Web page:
The Right Horse

Top 10 Traits of a Horse for Lower-Numbered Headers
What makes a great horse for a lower-numbered header, and what exactly should jackpot ropers be looking for in their next mount to help them win at the next USTRC, World Series or NTR?
3/4 closeup profile of palomino horse with braided mane in roping box
New to team roping? A seasoned, gentle mount is a must. | TRJ file photo by Chelsea Shaffer

What makes the ideal horse for a lower-numbered header?

On the most basic level, the job of a head horse is fundamentally the same no matter who is in the saddle: score, rate, take hold of the steer, move off the corner and face. But are there certain traits that can make that horse a better fit for lower-numbered headers?

Ask those ropers themselves or the folks who teach and you’ll get a resounding yes.

For experts Ryan Motes and Travis Woodard—both horse trainers, clinicians and veterans of the Wrangler National Finals Rodeo—there are just two key things to look for when in the market to buy: gentle and seasoned.

For more traits to consider, lower-numbered ropers Frank McCarthy and Liz Hirdes threw their preferences into the conversation with Motes and Woodard to make our top 10.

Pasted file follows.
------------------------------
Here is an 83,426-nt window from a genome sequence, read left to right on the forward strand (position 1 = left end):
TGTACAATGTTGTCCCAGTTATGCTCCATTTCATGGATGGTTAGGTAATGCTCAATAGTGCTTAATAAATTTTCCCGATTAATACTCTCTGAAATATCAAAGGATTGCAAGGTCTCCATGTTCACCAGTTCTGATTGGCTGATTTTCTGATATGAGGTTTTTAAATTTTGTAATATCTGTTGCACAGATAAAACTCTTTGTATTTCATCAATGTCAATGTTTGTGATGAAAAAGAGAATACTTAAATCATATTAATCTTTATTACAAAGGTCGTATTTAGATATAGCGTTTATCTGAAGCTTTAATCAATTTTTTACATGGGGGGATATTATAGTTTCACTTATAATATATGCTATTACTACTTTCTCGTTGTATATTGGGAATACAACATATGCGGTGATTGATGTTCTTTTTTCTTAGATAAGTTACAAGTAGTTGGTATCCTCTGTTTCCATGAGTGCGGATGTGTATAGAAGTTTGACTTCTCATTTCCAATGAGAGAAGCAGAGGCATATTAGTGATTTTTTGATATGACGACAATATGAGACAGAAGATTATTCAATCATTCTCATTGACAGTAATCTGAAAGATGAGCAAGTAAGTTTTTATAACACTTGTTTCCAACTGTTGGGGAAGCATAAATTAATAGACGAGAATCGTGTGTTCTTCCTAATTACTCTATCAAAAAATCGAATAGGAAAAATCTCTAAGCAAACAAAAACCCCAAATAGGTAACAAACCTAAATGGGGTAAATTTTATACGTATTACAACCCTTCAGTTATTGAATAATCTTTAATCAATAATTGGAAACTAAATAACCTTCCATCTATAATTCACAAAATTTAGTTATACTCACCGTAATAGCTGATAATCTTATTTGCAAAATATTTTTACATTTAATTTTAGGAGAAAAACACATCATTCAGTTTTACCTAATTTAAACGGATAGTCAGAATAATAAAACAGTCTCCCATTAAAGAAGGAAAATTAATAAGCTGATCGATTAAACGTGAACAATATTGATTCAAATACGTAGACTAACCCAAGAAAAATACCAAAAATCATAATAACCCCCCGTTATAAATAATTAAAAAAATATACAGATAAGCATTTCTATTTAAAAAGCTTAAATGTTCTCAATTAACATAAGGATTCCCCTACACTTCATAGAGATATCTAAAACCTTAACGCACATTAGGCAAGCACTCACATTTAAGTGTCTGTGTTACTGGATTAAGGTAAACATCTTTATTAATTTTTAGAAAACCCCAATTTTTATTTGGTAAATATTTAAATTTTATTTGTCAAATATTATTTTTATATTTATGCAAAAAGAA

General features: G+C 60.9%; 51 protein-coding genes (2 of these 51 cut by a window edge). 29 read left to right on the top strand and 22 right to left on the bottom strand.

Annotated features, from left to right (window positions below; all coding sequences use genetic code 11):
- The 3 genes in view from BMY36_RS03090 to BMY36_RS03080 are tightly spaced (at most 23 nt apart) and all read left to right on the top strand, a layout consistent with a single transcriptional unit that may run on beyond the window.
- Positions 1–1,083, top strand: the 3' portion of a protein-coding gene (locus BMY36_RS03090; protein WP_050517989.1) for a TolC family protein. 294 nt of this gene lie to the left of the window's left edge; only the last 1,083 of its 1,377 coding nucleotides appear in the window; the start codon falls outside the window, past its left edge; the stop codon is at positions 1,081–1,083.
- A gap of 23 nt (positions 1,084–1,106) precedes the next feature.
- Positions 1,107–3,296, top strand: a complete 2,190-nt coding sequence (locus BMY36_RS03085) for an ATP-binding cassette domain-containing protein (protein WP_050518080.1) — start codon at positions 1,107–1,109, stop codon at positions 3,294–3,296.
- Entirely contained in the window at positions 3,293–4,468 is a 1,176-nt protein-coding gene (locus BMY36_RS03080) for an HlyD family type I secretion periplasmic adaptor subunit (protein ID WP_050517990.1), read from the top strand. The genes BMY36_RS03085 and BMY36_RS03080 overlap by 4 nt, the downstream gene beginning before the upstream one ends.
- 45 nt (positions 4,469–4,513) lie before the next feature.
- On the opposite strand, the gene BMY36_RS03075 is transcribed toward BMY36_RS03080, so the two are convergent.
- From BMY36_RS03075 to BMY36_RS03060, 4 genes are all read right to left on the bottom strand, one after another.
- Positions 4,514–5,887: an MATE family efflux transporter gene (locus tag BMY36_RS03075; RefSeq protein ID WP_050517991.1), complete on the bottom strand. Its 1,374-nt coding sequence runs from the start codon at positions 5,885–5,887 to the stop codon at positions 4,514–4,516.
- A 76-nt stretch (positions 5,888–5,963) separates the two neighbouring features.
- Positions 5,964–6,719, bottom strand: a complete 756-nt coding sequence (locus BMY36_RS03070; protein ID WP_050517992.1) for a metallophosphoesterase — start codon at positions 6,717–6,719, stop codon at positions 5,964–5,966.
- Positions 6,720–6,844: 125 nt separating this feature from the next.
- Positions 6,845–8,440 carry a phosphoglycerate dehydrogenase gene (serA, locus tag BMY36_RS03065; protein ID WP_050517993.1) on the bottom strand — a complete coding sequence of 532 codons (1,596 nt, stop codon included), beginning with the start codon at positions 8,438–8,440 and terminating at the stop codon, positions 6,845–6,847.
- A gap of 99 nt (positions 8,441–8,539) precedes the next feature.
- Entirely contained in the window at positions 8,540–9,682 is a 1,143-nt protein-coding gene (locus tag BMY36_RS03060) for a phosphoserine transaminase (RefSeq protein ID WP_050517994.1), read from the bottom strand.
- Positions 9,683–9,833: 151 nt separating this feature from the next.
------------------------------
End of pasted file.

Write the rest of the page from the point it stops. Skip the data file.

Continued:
WATCH: Ryan Motes’ Bit Masterclass on

1) Calm Disposition

Or as Ryan Motes puts it, “Gentle. Period.” 

This is the most critical trait in both Motes’ and Woodard’s opinion.

“Most of your lower-numbered ropers are businessmen or people with full-time jobs who can’t ride all the time,” Woodard noted. “They need a horse they can throw their wife or kids on for a trail ride if they want.”

A calm and forgiving horse allows those folks to spend more of their limited time roping and less time trying to ride the edge off a fresh horse. 

Safety should be of paramount importance, and having a gentle horse goes a long way to keeping ropers, and those around them, from getting into jams.

Frank McCarthy turns a steer for Clay Logan.
Frank McCarthy turns a steer for Clay Logan. | Mica Chartier photo

2) Experienced/Well-Patterned

“You want a horse that has been there and seen everything,” Motes said. “A horse that will only focus on roping. Don’t sacrifice experience for anything.”

Because lower-numbered ropers are often beginners, it’s important that the roper is not having to think about his horse’s position in a run and is able to concentrate on his swing and delivery.

Like having a gentle disposition, a seasoned horse is going to be safer for the roper, particularly as a header.

“The box is probably the easiest place to get hurt in team roping and it’s real easy for head horses to get nervous,” Woodard said. “It’s of paramount importance, if you’re going to buy, that a horse be solid in the box.”

“You definitely want a horse that scores good and is calm in the box,” McCarthy, 65, added. 

A former fire captain with the Los Angeles County Fire Department, McCarthy had ridden and roped since he was a kid but was returning to the sport after retirement. “As a low-numbered roper, you’re already nervous enough in the box, you don’t need a horse that gets that way, too.”

A solid pattern is especially evident during the run, when a horse is called upon to rate the steer.